Blue Rodeo's best album – and the first of a trilogy of brilliant records that would feature the band at its most epic, brave, and experimental (also featuring Nowhere to Here and Tremolo) – Five Days in July began with Daniel Lanois' advice to the bandmembers that they not be confined by a recording studio, so they dragged their equipment out to Greg Keelor's farmland home and made what is essentially the ultimate "campfire" album.
The 12-song album is at times haunting, driven, determined, lonely, angry, and poignant with a delicious element that can only be described as an awakening, a celebration of the female spirit that will touch and intrigue you.
The Longest Sleep Through The Darkest Days is the second album for n5MD label by downtempo electronica act Winterlight. Mainstay Tim Ingham is certainly a child of the eighties post-punk and new wave. Influenced by the likes of New Order, Cocteau Twins, Felt and other sensitive, melodic indie that ruled the ‘Alternative’ Chart back in the day, this latest release sees Ingham honing his craft. Augmented by daughter Isabel (bass) The Longest Sleep Through The Darkest Days offers a perfect tonic for these ‘dark days’ of January and February.
Those Were the Days is an ambitious four-disc, 63-track box set that divides Cream's career into two halves. The first two discs feature every studio track the group ever released, plus a handful of unreleased cuts, alternate takes, and rarities. The other two discs are devoted to live material, which is segued together in an attempt to recreate the "ideal" Cream concert. It's a remarkably comprehensive collection, complete with an extensive booklet and remastered sound, yet it doesn't reveal any new insights about Cream, nor does it offer any invaluable rarities. Therefore, it's only for die-hard collectors or listeners wanting to acquire the entire Cream catalog at once; casual fans will be satisfied with individual albums or greatest-hits collections.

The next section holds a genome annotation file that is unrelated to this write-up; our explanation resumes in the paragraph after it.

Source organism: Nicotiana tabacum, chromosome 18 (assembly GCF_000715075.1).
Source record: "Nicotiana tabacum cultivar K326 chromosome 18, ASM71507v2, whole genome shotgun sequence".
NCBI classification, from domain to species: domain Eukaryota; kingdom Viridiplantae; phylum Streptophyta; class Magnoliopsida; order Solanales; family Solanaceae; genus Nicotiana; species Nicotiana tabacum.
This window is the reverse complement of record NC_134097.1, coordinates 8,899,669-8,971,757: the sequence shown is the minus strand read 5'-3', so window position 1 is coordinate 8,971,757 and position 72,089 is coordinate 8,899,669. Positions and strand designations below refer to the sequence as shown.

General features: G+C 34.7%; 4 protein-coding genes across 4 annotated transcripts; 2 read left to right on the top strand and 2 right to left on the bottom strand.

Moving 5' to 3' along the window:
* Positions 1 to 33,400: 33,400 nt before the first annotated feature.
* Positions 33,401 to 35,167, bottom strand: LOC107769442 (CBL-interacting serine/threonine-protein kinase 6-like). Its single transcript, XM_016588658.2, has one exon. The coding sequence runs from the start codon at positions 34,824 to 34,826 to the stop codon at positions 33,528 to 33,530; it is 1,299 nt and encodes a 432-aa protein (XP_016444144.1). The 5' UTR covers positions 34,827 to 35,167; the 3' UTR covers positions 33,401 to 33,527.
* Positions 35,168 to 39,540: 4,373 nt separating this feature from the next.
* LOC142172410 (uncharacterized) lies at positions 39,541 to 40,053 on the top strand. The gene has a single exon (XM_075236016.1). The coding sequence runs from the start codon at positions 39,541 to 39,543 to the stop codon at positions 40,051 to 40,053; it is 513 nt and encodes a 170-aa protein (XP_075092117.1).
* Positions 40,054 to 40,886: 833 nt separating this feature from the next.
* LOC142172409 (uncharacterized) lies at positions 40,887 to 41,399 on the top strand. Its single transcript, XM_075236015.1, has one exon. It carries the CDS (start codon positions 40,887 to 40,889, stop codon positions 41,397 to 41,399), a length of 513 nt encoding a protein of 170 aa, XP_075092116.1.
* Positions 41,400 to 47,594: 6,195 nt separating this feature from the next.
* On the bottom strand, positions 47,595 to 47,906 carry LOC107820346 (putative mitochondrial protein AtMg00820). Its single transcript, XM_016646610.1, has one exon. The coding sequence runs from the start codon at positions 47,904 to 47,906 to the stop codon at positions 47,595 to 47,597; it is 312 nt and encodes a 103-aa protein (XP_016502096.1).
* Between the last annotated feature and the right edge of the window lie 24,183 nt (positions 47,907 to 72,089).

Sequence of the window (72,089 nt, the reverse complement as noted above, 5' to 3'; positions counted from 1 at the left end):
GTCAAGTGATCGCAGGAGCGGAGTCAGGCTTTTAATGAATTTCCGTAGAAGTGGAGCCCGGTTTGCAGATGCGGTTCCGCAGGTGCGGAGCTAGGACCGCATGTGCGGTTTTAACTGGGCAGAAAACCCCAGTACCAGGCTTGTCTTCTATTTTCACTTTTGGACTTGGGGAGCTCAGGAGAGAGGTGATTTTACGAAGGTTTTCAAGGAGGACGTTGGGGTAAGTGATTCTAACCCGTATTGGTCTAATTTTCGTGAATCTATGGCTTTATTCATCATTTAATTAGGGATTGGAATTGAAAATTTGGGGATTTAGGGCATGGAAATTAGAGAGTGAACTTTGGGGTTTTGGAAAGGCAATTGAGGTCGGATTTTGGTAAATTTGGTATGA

Living in socially complex times, what makes us feel human? With so many platforms for people to spew opinions without a filter, what is real and what is feeding a machine of dissolution, hate, and over-reaction? Do you often feel like you want to break away from it all? Become…the outsider? Well, fortunately many of us are not alone in feeling exhausted and, at times, drowning in sensory overload. No, Three Days Grace can relate and with that they bring to the table their latest album, Outsider, due out Friday, March 9, 2018, through RCA Records.
As 2006 nears its end, no one can argue that the world of country music isn't, at this moment, the most adventurous in the mainstream pop music industry and that Nash Vegas is taking more chances on its acts as the rest of the biz relies more on narrowing things into smaller and smaller niches that can easily be hyped and digested. Sure, as always, artist's images and many recordings are calculated to score big as in any pop industry. The difference is in approach. The country-listening audience/demographic has widened considerably; therefore, there is a need – as well as an opportunity – for experimentation to see what sticks. This is the most exciting the music's been since Willie and Waylon hit the charts in the '70s, or perhaps to be a bit more fair, when Garth Brooks turned them upside down in the early '90s…